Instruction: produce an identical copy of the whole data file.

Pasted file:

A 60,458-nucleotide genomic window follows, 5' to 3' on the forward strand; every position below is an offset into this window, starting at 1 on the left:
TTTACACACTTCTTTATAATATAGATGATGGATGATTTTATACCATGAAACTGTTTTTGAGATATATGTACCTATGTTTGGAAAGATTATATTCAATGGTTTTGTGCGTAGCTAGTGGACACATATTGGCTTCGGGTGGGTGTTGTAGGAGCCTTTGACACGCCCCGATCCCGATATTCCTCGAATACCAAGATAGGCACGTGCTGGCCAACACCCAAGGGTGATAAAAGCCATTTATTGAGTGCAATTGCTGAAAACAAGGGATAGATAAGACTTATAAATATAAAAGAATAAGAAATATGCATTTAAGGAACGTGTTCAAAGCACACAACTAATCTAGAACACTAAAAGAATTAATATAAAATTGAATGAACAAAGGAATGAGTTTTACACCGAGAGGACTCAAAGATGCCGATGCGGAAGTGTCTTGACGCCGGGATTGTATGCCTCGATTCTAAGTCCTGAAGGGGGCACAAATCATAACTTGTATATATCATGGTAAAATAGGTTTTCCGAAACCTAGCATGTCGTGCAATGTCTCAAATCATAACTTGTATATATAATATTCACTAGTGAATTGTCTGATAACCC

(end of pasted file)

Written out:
A 60,458-nucleotide genomic window follows, 5' to 3' on the forward strand; every position below is an offset into this window, starting at 1 on the left:
TTTACACACTTCTTTATAATATAGATGATGGATGATTTTATACCATGAAACTGTTTTTGAGATATATGTACCTATGTTTGGAAAGATTATATTCAATGGTTTTGTGCGTAGCTAGTGGACACATATTGGCTTCGGGTGGGTGTTGTAGGAGCCTTTGACACGCCCCGATCCCGATATTCCTCGAATACCAAGATAGGCACGTGCTGGCCAACACCCAAGGGTGATAAAAGCCATTTATTGAGTGCAATTGCTGAAAACAAGGGATAGATAAGACTTATAAATATAAAAGAATAAGAAATATGCATTTAAGGAACGTGTTCAAAGCACACAACTAATCTAGAACACTAAAAGAATTAATATAAAATTGAATGAACAAAGGAATGAGTTTTACACCGAGAGGACTCAAAGATGCCGATGCGGAAGTGTCTTGACGCCGGGATTGTATGCCTCGATTCTAAGTCCTGAAGGGGGCACAAATCATAACTTGTATATATCATGGTAAAATAGGTTTTCCGAAACCTAGCATGTCGTGCAATGTCTCAAATCATAACTTGTATATATAATATTCACTAGTGAATTGTCTGATAACCC